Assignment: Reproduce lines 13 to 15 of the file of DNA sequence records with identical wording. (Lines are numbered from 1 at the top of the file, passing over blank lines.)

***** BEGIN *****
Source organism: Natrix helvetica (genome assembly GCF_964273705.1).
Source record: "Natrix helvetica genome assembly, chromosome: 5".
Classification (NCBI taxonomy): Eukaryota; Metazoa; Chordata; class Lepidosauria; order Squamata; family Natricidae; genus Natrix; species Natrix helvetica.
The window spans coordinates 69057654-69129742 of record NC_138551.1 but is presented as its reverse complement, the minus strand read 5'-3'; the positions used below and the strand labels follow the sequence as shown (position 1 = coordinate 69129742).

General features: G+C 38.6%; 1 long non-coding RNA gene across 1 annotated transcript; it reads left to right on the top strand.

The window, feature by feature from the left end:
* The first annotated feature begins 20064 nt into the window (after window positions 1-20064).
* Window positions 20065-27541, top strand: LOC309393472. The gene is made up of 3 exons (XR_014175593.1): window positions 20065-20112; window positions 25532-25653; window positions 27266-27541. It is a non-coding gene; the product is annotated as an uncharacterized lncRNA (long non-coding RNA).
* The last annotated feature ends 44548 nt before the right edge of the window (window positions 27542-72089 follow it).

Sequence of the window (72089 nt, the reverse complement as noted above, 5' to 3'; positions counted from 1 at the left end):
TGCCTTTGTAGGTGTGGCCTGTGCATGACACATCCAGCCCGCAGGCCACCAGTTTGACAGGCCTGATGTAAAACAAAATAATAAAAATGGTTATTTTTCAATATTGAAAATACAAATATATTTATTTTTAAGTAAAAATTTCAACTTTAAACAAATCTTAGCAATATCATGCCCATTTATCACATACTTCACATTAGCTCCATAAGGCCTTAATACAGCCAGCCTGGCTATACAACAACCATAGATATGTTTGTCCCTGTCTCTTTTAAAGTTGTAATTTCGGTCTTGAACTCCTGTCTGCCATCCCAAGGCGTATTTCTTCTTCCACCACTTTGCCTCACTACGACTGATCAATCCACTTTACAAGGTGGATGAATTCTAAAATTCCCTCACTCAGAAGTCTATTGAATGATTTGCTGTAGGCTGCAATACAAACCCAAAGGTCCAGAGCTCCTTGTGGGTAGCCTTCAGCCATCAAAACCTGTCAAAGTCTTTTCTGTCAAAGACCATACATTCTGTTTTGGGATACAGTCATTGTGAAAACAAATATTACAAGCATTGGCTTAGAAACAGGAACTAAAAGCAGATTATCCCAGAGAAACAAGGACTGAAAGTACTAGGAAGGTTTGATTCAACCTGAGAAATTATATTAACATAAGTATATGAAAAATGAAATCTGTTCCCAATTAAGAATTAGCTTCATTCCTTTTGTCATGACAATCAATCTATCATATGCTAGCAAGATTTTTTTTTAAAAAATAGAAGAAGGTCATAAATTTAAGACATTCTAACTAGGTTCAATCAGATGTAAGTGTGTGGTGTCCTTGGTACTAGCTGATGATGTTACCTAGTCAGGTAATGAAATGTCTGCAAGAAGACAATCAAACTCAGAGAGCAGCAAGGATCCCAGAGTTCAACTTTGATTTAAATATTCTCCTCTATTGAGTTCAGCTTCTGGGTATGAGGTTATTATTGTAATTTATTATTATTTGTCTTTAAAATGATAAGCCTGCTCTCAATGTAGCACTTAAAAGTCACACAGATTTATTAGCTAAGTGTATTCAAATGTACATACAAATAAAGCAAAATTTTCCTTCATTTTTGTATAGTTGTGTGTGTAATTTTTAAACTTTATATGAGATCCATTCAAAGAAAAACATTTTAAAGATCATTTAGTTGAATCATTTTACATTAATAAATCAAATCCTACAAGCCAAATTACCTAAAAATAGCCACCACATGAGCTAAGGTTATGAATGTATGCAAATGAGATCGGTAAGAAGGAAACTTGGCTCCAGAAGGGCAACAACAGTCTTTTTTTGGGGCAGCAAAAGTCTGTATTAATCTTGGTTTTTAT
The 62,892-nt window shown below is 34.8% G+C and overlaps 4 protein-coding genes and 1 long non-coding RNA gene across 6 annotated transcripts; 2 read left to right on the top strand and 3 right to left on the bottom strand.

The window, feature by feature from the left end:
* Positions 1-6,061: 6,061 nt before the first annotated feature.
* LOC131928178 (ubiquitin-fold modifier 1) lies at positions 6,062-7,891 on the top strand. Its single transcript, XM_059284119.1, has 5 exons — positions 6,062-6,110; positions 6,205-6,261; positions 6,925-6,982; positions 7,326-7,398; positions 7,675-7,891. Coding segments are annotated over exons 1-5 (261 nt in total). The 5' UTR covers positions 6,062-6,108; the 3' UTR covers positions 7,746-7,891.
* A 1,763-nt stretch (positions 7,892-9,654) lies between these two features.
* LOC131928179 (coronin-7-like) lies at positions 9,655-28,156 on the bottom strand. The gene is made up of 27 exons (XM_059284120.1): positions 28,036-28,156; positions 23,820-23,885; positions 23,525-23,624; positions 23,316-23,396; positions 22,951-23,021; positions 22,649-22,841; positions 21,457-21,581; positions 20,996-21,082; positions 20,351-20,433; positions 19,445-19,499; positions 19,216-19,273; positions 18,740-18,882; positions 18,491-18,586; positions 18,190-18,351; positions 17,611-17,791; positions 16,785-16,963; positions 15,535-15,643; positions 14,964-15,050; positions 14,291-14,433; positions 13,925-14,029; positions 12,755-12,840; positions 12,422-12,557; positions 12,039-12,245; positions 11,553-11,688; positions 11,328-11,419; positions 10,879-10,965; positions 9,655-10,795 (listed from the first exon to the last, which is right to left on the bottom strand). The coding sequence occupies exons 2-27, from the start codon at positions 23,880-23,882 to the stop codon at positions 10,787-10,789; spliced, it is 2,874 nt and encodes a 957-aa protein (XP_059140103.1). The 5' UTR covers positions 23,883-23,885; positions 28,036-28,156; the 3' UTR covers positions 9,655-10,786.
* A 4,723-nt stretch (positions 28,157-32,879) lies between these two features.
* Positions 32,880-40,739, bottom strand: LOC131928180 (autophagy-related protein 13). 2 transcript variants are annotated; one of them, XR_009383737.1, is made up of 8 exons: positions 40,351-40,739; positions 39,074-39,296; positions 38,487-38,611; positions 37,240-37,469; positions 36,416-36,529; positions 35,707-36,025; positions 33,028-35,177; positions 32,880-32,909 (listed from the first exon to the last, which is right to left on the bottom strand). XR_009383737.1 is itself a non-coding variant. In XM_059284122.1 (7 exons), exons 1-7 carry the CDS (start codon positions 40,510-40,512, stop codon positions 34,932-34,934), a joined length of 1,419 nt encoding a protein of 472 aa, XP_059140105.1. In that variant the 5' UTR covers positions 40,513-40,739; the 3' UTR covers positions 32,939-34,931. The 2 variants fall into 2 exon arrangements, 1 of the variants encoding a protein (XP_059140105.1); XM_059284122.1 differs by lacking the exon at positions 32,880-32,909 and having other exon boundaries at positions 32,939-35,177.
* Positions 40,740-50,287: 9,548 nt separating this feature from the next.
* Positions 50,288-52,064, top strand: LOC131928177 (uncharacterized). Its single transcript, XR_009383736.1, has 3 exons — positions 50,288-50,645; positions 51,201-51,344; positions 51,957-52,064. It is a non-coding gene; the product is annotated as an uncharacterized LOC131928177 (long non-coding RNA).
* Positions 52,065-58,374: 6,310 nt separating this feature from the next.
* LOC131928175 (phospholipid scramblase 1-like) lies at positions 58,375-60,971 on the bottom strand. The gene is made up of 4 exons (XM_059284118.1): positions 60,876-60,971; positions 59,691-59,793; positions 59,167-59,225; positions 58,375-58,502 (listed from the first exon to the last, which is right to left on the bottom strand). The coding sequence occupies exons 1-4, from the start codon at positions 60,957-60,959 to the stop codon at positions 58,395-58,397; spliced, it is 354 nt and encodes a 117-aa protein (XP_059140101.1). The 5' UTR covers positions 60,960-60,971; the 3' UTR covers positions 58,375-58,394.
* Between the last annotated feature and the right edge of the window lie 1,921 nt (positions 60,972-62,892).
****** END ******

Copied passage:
The window, feature by feature from the left end:
* Positions 1-6,061: 6,061 nt before the first annotated feature.
* LOC131928178 (ubiquitin-fold modifier 1) lies at positions 6,062-7,891 on the top strand. Its single transcript, XM_059284119.1, has 5 exons — positions 6,062-6,110; positions 6,205-6,261; positions 6,925-6,982; positions 7,326-7,398; positions 7,675-7,891. Coding segments are annotated over exons 1-5 (261 nt in total). The 5' UTR covers positions 6,062-6,108; the 3' UTR covers positions 7,746-7,891.